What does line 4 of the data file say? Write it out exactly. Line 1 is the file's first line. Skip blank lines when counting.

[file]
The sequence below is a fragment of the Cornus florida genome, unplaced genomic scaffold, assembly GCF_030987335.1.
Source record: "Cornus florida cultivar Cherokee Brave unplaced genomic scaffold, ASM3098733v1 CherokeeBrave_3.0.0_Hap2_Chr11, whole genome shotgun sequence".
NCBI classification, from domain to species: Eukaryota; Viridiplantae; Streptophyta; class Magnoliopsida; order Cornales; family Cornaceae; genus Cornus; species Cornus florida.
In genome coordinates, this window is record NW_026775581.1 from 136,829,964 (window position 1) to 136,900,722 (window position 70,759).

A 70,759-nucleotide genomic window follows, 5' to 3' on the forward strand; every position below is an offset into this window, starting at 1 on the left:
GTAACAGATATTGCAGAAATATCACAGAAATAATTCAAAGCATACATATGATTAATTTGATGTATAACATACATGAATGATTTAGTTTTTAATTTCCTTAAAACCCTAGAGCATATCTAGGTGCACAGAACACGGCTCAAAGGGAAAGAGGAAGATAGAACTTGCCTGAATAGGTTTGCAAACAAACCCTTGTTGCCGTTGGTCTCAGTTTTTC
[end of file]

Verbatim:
In genome coordinates, this window is record NW_026775581.1 from 136,829,964 (window position 1) to 136,900,722 (window position 70,759).